Imagine you’re preparing a delicious meal and you’re short on olive oil. Would you add vinegar to make that oil go further? Of course not! Those are complementary ingredients, not interchangeable ones. You can shake them together but soon they’ll separate.
I use that analogy in my executive coaching work with high-performance sales organizations—especially the large ones—to explain why it’s a very bad idea to try adding-on an inside sales function to their existing customer service positions.
If you do that, you’re not stretching your sales function further. Nor are you boosting profitability. You’re just mixing oil and vinegar (and you’re not making a salad here). Know the difference. And recognize what your true goal ought to be.
Different jobs, skills and outcomes
Your customer service function is reactive. Service is their product. Those positions are staffed with people who are skilled at finding solutions to problems that are known to the customer. Those problems come from a wide range of sources. They could be related to invoicing, installation, call frequency or product performance.
On the other hand, inside sales is proactive. Selling is their job. It’s staffed with those who are skilled at identifying problems that may not be known to the customer. They know how to qualify a lead and know how to recognize where a customer could benefit from using more of your products or services.
Even the outcomes between these two functions are different. With effective customer service, you get a happy customer. With insider sales, it’s about more conversions and more sales.
Apply profit-center thinking
Yes, plenty of businesses have good reason to expand their sales function. However, as I’ve cautioned before: a big mistake business leaders make when trying to solve shrinking revenue is to frame the situation strictly as a sales department problem. You don’t solve a sales problem by diluting your customer service function. To do so is to treat the valuable work they do as though it’s just a cost center.
Instead, apply profit-center thinking everywhere in your organization. Here’s how you do that.
Get dedicated about service: Have a dedicated team that’s focused squarely on providing service to your customers. Do this because they are the ones who are uniquely equipped to identify and solve problems that your customer has. That’s the value they bring to the table. They remind your customers why they were smart to choose your company in the first place. If you dilute that function, all you’re doing is raising questions and creating frustration rather than offering real solutions.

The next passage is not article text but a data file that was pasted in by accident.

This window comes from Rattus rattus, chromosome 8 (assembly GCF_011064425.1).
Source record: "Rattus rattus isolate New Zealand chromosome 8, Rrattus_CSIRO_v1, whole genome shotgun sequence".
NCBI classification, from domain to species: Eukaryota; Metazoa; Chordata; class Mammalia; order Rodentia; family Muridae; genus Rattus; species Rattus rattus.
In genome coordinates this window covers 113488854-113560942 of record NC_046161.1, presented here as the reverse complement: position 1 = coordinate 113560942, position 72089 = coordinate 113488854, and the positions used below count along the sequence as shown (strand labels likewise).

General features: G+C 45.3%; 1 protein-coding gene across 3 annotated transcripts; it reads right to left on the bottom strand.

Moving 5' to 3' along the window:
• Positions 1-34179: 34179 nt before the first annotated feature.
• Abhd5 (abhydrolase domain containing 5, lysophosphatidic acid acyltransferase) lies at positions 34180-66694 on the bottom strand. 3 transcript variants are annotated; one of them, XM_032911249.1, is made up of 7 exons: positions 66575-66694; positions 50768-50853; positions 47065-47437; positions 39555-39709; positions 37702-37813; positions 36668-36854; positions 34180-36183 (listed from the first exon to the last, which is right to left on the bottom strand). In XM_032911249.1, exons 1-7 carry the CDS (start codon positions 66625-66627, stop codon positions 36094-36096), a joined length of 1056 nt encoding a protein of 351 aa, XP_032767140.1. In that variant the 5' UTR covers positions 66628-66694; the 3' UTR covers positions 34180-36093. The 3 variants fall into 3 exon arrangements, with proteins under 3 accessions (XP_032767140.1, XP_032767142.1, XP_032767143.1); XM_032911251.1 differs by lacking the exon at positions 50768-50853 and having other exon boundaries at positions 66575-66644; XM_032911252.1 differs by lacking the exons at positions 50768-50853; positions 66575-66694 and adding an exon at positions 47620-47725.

Let sellers sell from the inside: If you want the ability to sell your product proactively from the inside rather than from sellers in the field, the way to do that isn’t by saddling your customer service team with yet another task. You do it best by creating a small, separate inside sales team: one that’s a separate function from customer service, staffed with people whose job it is to sell, not to serve.
Build and maintain trust: Nobody likes a bait and switch tactic—especially when they’re asking for help. That’s the impression you give when you use customer service as a sales channel. It damages the trust you’ve built between you and your customer. And it puts selling in the hands of people who don’t have the tools to perform that task effectively.
Hire and promote based on specific skills: I work with top-performing organizations every day and it’s rare there that I see people moving from customer service into sales. There’s a reason for that: the best in service stay in service, and the best in sales stay in sales. Keep these functions separate and hire accordingly. Let your best people in these two different functions perform based on what they each can do well for your organization.
Define your sales profile: For your inside sales force, hire based on their selling profile. If you feel the need to create inside sales from your existing teams, staff it from your deep bench of field sellers who can be repositioned to the inside. Be clear about the role your inside sales team will play: do you need them to find and convert leads into opportunities and close them? Or do you just need them to focus on lead generation? Either move is fine, but each requires its own profile, pay structure and coaching metric.
Keep service and sales separate. Stop mixing oil and vinegar. Adopt profit-center thinking to everything you do. Not only will your customers appreciate knowing they have a dedicated person focused on meeting their specific needs, but you’ll also have an organization staffed with professionals who are skilled at performing the functions they were designed to deliver on.
2 responses to “Customer Service and Insider Sales: Different for a Reason”
Love this, Colleen. Sharing with some of my clients now.
My sales team is being pulled into CS to assist because their staff is shrinking and my team is feeling their duties are diluted. Your article was very timely and I’m using it as a primer for some “Crucial Conversations.”